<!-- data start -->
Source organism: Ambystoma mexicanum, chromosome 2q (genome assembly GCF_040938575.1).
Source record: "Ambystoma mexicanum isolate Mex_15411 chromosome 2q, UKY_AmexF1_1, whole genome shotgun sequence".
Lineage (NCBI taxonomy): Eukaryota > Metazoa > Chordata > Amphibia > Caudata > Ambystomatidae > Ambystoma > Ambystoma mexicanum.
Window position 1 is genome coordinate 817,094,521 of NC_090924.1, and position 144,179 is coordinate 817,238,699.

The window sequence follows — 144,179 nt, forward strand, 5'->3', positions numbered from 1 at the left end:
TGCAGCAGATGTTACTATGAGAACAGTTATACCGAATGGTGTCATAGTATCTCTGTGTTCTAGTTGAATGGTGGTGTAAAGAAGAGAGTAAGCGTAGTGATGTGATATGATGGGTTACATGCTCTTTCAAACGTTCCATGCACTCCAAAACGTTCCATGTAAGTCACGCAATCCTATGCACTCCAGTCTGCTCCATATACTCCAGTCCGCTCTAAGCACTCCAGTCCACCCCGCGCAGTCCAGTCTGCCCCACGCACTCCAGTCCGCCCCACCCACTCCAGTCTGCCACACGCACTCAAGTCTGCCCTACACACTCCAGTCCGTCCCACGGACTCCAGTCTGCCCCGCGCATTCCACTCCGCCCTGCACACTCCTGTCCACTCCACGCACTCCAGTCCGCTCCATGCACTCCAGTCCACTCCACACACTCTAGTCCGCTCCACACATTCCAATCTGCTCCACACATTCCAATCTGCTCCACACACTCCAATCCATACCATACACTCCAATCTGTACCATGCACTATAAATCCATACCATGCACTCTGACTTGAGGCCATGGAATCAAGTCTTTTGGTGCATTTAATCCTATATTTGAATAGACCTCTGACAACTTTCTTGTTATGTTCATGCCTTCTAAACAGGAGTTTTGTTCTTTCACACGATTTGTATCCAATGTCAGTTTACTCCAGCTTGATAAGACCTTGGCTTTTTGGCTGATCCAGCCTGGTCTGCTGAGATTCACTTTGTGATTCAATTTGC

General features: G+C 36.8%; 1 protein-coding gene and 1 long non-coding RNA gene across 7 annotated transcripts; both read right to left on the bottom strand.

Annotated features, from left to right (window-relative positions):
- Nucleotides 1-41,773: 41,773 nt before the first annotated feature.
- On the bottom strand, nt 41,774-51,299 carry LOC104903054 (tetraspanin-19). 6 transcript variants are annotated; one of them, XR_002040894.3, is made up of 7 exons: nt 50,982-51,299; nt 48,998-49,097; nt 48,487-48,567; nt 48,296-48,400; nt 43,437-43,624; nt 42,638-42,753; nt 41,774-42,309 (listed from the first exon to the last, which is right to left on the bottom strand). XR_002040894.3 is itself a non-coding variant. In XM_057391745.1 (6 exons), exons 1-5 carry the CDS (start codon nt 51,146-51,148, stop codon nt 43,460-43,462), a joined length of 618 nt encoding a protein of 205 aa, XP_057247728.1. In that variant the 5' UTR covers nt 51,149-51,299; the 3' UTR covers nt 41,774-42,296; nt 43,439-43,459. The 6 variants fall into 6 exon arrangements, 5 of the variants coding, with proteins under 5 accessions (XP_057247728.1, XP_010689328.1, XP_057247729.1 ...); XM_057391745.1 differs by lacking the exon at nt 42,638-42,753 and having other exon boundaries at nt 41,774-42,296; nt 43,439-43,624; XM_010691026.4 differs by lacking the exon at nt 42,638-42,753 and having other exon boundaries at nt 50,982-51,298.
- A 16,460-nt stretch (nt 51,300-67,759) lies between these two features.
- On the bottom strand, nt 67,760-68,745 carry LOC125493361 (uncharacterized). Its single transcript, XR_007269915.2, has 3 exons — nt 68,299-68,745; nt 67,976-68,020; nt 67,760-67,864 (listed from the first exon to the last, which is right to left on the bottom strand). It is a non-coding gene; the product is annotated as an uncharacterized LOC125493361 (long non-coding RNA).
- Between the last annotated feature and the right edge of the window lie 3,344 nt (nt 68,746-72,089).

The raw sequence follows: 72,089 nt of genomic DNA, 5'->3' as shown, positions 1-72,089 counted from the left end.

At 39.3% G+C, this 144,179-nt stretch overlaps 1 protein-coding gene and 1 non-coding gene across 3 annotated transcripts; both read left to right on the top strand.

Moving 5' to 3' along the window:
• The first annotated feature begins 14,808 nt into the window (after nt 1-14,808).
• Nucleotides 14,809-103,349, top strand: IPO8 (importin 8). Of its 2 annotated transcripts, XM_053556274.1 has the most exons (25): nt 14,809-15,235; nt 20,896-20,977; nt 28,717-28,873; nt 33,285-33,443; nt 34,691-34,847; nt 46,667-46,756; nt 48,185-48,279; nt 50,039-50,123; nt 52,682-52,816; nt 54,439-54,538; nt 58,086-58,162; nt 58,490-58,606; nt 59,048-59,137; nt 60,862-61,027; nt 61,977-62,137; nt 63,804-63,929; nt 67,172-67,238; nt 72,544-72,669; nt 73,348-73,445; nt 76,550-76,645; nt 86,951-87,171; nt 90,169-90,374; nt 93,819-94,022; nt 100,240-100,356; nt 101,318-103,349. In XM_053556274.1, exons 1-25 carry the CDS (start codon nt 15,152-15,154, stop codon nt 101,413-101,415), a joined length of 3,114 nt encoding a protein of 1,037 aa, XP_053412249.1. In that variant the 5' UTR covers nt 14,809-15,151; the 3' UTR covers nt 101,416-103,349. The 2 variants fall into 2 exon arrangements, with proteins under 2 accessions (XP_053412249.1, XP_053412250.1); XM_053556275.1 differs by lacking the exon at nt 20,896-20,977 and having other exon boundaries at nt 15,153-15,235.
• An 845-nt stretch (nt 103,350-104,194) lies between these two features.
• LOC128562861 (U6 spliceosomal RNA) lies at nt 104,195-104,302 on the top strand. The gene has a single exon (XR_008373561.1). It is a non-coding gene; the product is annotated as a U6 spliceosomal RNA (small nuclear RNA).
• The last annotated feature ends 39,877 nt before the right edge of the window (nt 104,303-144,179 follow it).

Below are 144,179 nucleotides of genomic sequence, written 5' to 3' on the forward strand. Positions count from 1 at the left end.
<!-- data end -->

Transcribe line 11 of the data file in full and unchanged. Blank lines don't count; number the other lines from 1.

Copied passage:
- A 16,460-nt stretch (nt 51,300-67,759) lies between these two features.